There is clear evidence of physical process within these larger ceramic works. After the initial throwing of the base form comes the coiling up to the final size where the artist then concentrates on edge definition. Edges are central to this artist’s work be they in pattern or in form. Yet what is an edge but a point of stasis or of rest? If her drawings are indeed contained by their edges that is but a physical limitation. They are unconfined in terms of their content. Her fabric work must also have its bordered edge but these give life to the movement of pattern within the cloth. And in her ceramic work both pattern and design encourage the viewers’ eye to venture beyond the limit of any surface edge to discover further secrets of the form.

Birds in Whorl, Charcoal on Paper, 108" wide x 60" high

What is evident in Susie Rubenstein's long and successful practice as a visual artist is her acuity of mind. Her work, always truly personal, is a constantly renewed expression of the ethereal experience of place transformed into tactile material. It is singular and unique. There is evidence in her creative process of a clear and constant re-examination of line, of form and of their execution. It is as a result of this insistent cross-examination of craft and intent that the work in this exhibition and over the years reveals a journey guided by deep personal experience and the sure touch of an exceptional artist.

Gypsy Ray, 2015

Four views from the exhibit
Cock and Serpent

Charcoal on Paper, 3 panels, each 52" wide x 120" high

Path to Dock: Bear Island, Maine

Bound and stitched resist-dyed cotton, 3 panels, each 44" wide x 36" high

Rocking Houses

Mid-range stoneware, oxidation fired, slab construction

Thrown and altered porcelain and stoneware, draped slab lids
Distant Landscape: Thrown and altered porcelain
From left: Distant Landscape, Many Moons, Lemon Jars
Many Moons: Bound and stitched resist dyed cotton, each panel 24" wide x 21" high
Autumn Eucalyptus: Thrown and altered porcelain leaf forms on stitch resisted and dyed cotton with additional sewn lines, 100" x 100"
Autumn Eucalyptus: detail

The process of taking from nature and repurposing its gifts is the heart of Susie Rubenstein’s art. In one instance, she can move among her fruit trees, selecting the fruit with care and making it into a delicious pie. In another, she can coax powerful associations from the shapes she fashions out of clay. With each object, each vessel Susie sets out to make there is an understanding that the simple block of clay will become not just a beautiful and functional artwork, but also the catalyst for memories around the dinner table or tea with a good friend.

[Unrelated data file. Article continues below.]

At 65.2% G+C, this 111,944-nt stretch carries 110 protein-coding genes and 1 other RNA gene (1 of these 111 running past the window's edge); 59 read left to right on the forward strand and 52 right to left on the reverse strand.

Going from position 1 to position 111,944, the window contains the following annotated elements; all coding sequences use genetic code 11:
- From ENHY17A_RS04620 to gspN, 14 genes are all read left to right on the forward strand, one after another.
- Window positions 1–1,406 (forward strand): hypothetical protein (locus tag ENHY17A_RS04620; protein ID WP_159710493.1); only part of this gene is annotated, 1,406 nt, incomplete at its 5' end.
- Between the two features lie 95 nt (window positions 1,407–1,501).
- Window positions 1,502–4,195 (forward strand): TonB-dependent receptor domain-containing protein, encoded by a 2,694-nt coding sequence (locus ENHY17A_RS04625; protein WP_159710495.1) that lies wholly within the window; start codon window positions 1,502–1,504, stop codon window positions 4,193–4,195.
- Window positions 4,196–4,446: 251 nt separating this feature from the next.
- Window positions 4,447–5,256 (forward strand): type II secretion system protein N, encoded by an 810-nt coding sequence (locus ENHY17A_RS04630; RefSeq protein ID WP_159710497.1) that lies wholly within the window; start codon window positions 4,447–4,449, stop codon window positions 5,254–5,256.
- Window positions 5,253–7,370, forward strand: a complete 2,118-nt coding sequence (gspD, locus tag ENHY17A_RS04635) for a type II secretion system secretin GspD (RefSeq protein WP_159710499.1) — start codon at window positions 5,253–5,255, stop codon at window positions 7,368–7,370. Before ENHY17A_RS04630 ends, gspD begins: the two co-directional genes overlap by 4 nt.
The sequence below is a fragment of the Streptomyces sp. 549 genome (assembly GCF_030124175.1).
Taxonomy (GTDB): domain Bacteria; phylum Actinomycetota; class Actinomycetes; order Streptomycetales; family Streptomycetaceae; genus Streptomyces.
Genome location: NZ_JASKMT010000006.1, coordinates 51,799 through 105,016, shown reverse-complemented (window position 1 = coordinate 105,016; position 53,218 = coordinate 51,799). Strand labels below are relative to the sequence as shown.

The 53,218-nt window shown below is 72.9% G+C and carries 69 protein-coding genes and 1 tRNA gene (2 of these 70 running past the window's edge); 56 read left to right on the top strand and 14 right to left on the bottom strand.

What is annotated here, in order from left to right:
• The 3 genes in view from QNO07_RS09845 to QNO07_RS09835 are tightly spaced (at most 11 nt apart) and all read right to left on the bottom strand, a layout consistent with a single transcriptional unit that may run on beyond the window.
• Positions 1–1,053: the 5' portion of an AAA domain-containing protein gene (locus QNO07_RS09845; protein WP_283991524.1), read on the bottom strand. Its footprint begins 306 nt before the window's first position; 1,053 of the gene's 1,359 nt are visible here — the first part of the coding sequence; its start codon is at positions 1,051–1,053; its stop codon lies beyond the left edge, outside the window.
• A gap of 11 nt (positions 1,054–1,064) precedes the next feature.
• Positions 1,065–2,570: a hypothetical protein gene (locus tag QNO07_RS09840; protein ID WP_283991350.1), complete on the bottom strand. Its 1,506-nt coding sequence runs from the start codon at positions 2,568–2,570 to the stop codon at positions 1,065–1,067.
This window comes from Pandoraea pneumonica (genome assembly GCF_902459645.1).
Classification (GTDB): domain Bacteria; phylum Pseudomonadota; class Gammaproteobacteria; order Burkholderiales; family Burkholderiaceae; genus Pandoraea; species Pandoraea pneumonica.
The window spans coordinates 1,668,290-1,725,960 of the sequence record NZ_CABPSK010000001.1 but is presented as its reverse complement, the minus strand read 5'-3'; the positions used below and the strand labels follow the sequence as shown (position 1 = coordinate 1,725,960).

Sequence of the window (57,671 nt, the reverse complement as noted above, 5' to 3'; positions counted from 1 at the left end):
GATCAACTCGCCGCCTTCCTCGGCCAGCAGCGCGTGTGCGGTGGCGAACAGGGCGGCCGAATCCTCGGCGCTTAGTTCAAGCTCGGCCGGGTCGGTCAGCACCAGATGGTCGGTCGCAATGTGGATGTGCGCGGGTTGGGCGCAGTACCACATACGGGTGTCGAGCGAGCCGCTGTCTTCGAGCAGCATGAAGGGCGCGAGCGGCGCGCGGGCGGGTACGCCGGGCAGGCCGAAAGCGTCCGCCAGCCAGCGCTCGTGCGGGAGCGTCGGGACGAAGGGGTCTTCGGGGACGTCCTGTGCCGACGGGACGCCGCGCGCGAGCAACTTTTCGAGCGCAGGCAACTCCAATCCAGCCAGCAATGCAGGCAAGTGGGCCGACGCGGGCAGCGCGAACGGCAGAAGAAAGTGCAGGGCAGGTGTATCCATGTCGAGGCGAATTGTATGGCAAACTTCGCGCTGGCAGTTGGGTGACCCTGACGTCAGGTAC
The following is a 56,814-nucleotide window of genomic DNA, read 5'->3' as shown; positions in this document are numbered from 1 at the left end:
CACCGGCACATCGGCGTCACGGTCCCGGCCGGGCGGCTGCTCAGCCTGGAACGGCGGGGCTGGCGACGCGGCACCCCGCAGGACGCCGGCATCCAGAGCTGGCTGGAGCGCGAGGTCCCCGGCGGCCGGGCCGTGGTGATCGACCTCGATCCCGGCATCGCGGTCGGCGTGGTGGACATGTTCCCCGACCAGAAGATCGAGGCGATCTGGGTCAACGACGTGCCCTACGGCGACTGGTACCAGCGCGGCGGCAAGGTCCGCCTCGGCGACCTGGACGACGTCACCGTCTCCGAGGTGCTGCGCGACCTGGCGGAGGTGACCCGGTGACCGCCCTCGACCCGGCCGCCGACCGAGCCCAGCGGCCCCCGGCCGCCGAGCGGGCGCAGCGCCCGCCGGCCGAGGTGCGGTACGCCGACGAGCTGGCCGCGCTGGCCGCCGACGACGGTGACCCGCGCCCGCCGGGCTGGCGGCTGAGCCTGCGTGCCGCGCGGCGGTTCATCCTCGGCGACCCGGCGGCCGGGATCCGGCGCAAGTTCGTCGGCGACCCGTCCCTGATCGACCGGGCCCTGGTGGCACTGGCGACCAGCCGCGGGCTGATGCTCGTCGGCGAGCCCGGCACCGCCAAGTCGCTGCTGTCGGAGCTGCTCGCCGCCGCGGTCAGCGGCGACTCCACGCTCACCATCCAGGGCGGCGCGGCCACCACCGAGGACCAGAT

Susie’s art vibrates with natural forms, calling the viewer back to open skies filled with birdsong. There is an inherent respect for the time it takes to find the form and bring it out, allowing it to reach its full potential in the hands of the one using it. From her hands Susie focuses her energy and insight into an ordinary object, reminding the viewer of the overlap we see in nature between the simple and the complex.

In the decade I have known Susie, she has continually inspired her students to make connections in the studio, imparting to them her principles of giving life to the object. The reception for her solo exhibition in the Mt. San Antonio College Art Gallery was packed with students and colleagues alike, a testimony not only to her creative scope and ability, but to her giving nature. The exhibition brimmed with beauty and elegance, filled with her ceramic vessels and stunning large scale drawings.

There is such finesse to all Susie Rubenstein does, selecting fruit, taking from life, transforming the organic to preserve the experience and make another. Her work is about sharing with others, coming full circle from fruit to pie or clay to vessel. It is the time spent in conversation, or spent holding art created for connection.

- Fatemeh Burnes, 2015

  • Gene Ogami, Photography
  • Gypsy Ray, Introduction
  • Fatemeh Burnes, Gallery Director
Created By
Susie Rubenstein
Gene Ogami